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Mark Zuckerberg is struggling to explain why Breitbart belongs on Facebook News

Mark Zuckerberg is struggling to explain why Breitbart belongs on Facebook News

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On Friday morning, Facebook announced its plan to spend millions of dollars on high-quality journalism, fueling the launch of a new dedicated news tab on its platform. CEO Mark Zuckerberg joined News Corp CEO Robert Thomson for an interview soon after, and Thomson hammered home the need for objective journalism in the age of social media, waxing nostalgic about the importance of rigorous fact-checking in his early career.

An hour later, however, Zuckerberg struggled to explain how Facebook’s most controversial new partner fits into its mission.

Facebook News is partnering with a variety of regional newspapers and some major national partners, including USA Today and The Wall Street Journal. But as The New York Times and Nieman Lab report, its “trusted” sources also include Breitbart, a far-right site whose co-founder Steve Bannon once described it as a platform for the white nationalist “alt-right.” Breitbart has been criticized for repeated inaccurate and incendiary reporting, often at the expense of immigrants and people of color. Last year, Wikipedia declared it an unreliable source for citations, alongside the British tabloid Daily Mail and the left-wing site Occupy Democrats.

That’s led to questions about why Breitbart belongs on Facebook News, a feature that will supposedly be held to far tougher standards than the normal News Feed. In a question-and-answer session after the interview, Zuckerberg told Washington Post columnist Margaret Sullivan that Facebook would have “objective standards” for quality.

“Most of the rest of what we operate is helping give people a voice broadly and making sure that everyone can share their opinion,” he said. “That’s not this. This is a space that is dedicated to high-quality and curated news.”

Facebook News is held to tougher standards than the normal News Feed

But when New York Times reporter Marc Tracy asked how including Breitbart served that cause, Zuckerberg emphasized its politics, not its reporting. “Part of having this be a trusted source is that it needs to have a diversity of views in there, so I think you want to have content that represents different perspectives,” he said. Zuckerberg reiterated that these perspectives should comply with Facebook’s standards, and he was cagey about Breitbart’s presence, saying that “having someone be possible or eligible to show up” doesn’t guarantee frequent placement. “But I certainly think you want to include a breadth of content in there,” he said.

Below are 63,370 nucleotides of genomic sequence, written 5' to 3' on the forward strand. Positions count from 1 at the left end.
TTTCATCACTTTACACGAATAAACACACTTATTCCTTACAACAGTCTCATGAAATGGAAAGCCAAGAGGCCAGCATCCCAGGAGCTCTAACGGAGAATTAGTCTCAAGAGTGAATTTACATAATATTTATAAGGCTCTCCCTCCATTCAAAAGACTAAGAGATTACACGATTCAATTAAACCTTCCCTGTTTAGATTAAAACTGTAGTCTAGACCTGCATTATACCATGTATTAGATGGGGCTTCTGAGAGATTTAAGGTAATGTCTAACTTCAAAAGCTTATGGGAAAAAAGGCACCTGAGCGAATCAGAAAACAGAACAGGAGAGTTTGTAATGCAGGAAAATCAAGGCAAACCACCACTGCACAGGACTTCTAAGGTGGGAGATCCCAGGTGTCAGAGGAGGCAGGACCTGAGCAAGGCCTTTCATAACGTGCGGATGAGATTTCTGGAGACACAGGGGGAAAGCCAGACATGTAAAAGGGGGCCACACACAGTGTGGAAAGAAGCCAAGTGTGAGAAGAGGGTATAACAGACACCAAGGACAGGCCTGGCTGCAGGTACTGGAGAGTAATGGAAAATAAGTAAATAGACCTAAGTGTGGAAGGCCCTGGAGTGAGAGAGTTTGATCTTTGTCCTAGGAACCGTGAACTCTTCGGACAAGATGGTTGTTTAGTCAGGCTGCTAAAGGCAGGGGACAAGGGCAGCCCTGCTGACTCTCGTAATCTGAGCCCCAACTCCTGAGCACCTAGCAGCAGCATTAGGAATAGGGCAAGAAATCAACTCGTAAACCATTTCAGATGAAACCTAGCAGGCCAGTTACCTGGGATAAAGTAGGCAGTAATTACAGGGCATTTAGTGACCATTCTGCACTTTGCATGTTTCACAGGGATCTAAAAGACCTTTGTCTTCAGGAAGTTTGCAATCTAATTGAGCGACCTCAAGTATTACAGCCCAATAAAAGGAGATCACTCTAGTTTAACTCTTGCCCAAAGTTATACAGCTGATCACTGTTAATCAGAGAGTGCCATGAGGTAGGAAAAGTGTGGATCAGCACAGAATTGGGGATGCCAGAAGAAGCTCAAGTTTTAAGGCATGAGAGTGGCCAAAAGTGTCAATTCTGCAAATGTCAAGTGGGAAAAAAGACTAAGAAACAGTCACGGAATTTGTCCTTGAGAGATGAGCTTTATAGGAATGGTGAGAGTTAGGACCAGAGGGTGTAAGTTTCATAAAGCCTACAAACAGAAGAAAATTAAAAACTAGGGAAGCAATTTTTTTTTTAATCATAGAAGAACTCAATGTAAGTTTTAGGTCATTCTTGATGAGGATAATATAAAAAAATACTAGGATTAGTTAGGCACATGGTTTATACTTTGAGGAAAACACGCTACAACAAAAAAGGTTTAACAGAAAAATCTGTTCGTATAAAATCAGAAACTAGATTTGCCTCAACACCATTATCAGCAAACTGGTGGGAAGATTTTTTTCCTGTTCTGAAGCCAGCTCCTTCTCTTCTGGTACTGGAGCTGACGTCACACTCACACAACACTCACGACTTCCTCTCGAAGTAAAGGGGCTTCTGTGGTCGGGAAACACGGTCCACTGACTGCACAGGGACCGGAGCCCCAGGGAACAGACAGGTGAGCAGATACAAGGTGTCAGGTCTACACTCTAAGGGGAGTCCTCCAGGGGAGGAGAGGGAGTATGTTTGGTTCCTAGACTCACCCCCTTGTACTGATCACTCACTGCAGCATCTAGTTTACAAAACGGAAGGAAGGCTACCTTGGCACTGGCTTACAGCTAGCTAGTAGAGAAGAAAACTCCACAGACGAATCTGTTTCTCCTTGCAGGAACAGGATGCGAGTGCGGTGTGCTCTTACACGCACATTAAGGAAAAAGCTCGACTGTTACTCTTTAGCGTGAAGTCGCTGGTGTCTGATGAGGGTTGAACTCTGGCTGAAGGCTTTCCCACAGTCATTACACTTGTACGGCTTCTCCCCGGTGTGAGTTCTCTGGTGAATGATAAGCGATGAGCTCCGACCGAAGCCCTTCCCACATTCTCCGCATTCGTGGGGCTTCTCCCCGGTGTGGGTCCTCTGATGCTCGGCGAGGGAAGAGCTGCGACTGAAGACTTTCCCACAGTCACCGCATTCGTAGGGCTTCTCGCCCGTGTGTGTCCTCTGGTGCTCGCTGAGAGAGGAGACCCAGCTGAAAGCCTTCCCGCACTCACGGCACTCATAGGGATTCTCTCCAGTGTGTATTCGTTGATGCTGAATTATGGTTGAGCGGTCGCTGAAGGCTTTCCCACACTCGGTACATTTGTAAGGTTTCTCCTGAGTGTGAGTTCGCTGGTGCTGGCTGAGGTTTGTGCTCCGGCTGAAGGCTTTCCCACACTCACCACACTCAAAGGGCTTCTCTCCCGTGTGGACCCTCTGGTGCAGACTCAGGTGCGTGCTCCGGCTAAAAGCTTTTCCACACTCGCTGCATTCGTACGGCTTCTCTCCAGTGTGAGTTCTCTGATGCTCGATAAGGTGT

Facebook hasn’t released a full list of News partners, so we don’t know the project’s full scope. Breitbart is hardly the only right-leaning name Facebook’s list, which includes National Review, The Washington Times, and News Corp’s own Fox News. But it has faced unique challenges to its editorial integrity — including, in recent years, some of Breitbart’s own former staff denouncing its policies.

Zuckerberg’s answer is unlikely to satisfy critics, who see the site’s inclusion as an example of Facebook surrendering principle to appease right-wing commentators. Left-leaning nonprofit Media Matters for America called the decision “reflexive pandering to conservative pundits, right-wing extremists, and white nationalists.” Activist group Sleeping Giants — which has spearheaded a major advertiser boycott of Breitbart — retweeted several reporters criticizing the news, including BuzzFeed News writer Joe Bernstein, whose reporting on Breitbart and white nationalism caused one of its biggest backers to sell his stake.

But Facebook wants to win over Republicans, including lawmakers who have grilled Zuckerberg in Congress over shaky claims of “anti-conservative bias,” as well as President Donald Trump, who has threatened tech companies with new laws and antitrust action. Leaving out Breitbart might earn Facebook condemnation from these quarters.

In a New York Times editorial, Zuckerberg noted that outright misinformation is banned on Facebook News. “If a publisher posts misinformation, it will no longer appear in the product,” he wrote. So in theory, Breitbart will only stay on Facebook News if it hews to the rules. But that doesn’t explain why Facebook chose an outlet known for sensationalism and misinformation in the first place — and as Facebook News matures, kicking off a site like Breitbart might cause more controversy than never including it at all.

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